Brazil's planned Northrop F-5E/F Tiger upgrade programme faces further delay, as a weaker local currency and mounting pressure on selected suppliers to cut costs prolongs protracted contractual negotiations.

Elbit was selected as the integrator for the F-5 avionics upgrade last October, but because of the devaluation in the Brazilian real against the dollar, the Israeli company has been unable to finalise a deal. With major subsystems still to be selected, talks could extend into early next year.

Sources close to the negotiations express frustration with the pace of discussions and the difficulty of reducing costs to offset a stronger dollar. Brazil is keeping up the pressure on Elbit by maintaining a dialogue with its chief rival, GEC-Marconi, which claims its original pricing remains valid.

Selection of a new multimode radar for the F-5 is not expected for another three to four months. The choice is between the Alenia Grifo F and Elta 2032 system, while GEC-Marconi partner Lockheed Martin is continuing to push the APG-67. Other outstanding decisions include those for a radar warning receiver and inertial navigation and Tacan systems.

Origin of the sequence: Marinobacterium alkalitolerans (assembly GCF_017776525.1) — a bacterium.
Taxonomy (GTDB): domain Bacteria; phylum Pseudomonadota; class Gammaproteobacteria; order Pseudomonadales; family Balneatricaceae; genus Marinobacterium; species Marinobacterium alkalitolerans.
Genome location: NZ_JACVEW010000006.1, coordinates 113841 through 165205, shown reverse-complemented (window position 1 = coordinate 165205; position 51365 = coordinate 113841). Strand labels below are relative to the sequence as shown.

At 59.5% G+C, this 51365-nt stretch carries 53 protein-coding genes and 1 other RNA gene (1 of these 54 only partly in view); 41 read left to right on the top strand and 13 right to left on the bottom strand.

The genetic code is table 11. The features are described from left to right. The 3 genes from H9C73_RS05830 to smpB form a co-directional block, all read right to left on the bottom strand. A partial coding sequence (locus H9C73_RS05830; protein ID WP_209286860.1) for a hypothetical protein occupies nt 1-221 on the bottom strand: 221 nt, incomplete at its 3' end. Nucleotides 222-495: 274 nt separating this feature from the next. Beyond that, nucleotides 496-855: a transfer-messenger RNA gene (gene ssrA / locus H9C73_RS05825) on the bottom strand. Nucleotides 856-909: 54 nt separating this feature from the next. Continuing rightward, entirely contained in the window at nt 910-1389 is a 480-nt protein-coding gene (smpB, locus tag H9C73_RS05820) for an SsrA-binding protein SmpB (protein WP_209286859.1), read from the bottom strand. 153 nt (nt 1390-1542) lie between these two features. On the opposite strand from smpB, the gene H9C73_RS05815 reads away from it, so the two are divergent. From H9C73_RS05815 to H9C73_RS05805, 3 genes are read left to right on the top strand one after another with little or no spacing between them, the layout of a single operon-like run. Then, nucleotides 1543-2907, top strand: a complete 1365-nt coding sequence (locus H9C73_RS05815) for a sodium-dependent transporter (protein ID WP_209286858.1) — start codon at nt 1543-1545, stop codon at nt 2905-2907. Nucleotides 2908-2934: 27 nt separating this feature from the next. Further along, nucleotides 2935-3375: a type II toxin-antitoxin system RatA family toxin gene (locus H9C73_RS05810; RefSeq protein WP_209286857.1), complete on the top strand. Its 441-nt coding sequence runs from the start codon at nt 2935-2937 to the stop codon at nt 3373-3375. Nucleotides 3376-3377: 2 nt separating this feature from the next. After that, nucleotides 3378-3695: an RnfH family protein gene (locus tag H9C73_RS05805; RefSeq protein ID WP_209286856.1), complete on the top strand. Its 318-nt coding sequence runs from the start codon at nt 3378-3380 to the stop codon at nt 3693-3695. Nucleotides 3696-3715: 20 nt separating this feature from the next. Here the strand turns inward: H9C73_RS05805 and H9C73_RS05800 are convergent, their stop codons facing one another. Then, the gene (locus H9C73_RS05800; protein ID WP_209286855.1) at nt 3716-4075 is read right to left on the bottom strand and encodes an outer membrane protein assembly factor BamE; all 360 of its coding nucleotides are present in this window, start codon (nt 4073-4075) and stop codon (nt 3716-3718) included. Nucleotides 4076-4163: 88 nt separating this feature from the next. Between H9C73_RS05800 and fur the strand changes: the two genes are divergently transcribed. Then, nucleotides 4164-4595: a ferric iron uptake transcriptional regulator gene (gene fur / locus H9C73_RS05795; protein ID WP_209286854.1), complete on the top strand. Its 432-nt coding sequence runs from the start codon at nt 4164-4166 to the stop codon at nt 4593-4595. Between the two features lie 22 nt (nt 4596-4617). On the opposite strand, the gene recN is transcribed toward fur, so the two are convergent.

As well as being systems integrator, the Israeli company would supply the F-5's other avionics systems, including cockpit displays and mission computer, similar to those fitted to the armed Embraer ALX turboprop and planned improved AMX jet strike aircraft. Singapore Aerospace will be involved, while Embraer will act as prime contractor.

Brazil's navy is also struggling to fund a $4.5 million logistical and training support contract for its newly acquired ex-Kuwaiti McDonnell Douglas A-4KU/TA-4KUs. The 23 jets have remained grounded at the Sao Pedro De Aldia naval air station since delivery by ship last November.

The A-4s have been stored in Kuwait since 1994, but are reported to be in good condition. The navy plans to restore 12 to flying condition, including all three two-seat TA-4s, to operate from its aircraft carrier, the Minas Gerais. Three will be kept in reserve and the rest cannibalised for spares.

Brazil wants the first three A-4s to be flying within nine months of a contract award. Industry has been given a 20 April deadline to submit proposals, but this could again be extended. Potential bidders comprise Israel Aircraft Industries, Lockheed Martin Aircraft Argentina, Safe Air, teamed with Derco, and Singapore Aerospace.

Source: Flight International